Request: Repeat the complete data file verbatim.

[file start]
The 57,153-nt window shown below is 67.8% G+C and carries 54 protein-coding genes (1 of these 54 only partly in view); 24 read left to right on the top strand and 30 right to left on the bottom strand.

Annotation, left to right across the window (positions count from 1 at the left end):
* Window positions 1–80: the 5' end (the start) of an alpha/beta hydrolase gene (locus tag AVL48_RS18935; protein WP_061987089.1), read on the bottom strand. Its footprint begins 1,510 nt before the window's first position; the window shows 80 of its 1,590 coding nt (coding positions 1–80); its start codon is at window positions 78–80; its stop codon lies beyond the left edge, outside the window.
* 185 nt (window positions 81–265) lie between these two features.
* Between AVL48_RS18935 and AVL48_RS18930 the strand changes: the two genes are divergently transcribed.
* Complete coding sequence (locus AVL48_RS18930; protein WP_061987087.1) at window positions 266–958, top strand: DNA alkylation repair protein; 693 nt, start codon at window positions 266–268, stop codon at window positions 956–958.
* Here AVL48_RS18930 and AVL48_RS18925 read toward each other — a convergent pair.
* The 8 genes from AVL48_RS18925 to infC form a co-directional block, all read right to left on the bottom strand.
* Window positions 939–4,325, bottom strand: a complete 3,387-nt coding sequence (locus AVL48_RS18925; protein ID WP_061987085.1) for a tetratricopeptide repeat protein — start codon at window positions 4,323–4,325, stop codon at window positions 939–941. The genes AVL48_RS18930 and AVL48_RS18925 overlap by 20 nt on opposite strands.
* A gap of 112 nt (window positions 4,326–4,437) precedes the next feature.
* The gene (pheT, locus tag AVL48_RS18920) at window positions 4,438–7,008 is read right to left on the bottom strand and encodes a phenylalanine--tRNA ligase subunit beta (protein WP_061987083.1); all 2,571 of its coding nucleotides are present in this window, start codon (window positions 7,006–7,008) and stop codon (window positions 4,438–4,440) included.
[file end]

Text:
The 57,153-nt window shown below is 67.8% G+C and carries 54 protein-coding genes (1 of these 54 only partly in view); 24 read left to right on the top strand and 30 right to left on the bottom strand.

Annotation, left to right across the window (positions count from 1 at the left end):
* Window positions 1–80: the 5' end (the start) of an alpha/beta hydrolase gene (locus tag AVL48_RS18935; protein WP_061987089.1), read on the bottom strand. Its footprint begins 1,510 nt before the window's first position; the window shows 80 of its 1,590 coding nt (coding positions 1–80); its start codon is at window positions 78–80; its stop codon lies beyond the left edge, outside the window.
* 185 nt (window positions 81–265) lie between these two features.
* Between AVL48_RS18935 and AVL48_RS18930 the strand changes: the two genes are divergently transcribed.
* Complete coding sequence (locus AVL48_RS18930; protein WP_061987087.1) at window positions 266–958, top strand: DNA alkylation repair protein; 693 nt, start codon at window positions 266–268, stop codon at window positions 956–958.
* Here AVL48_RS18930 and AVL48_RS18925 read toward each other — a convergent pair.
* The 8 genes from AVL48_RS18925 to infC form a co-directional block, all read right to left on the bottom strand.
* Window positions 939–4,325, bottom strand: a complete 3,387-nt coding sequence (locus AVL48_RS18925; protein ID WP_061987085.1) for a tetratricopeptide repeat protein — start codon at window positions 4,323–4,325, stop codon at window positions 939–941. The genes AVL48_RS18930 and AVL48_RS18925 overlap by 20 nt on opposite strands.
* A gap of 112 nt (window positions 4,326–4,437) precedes the next feature.
* The gene (pheT, locus tag AVL48_RS18920) at window positions 4,438–7,008 is read right to left on the bottom strand and encodes a phenylalanine--tRNA ligase subunit beta (protein WP_061987083.1); all 2,571 of its coding nucleotides are present in this window, start codon (window positions 7,006–7,008) and stop codon (window positions 4,438–4,440) included.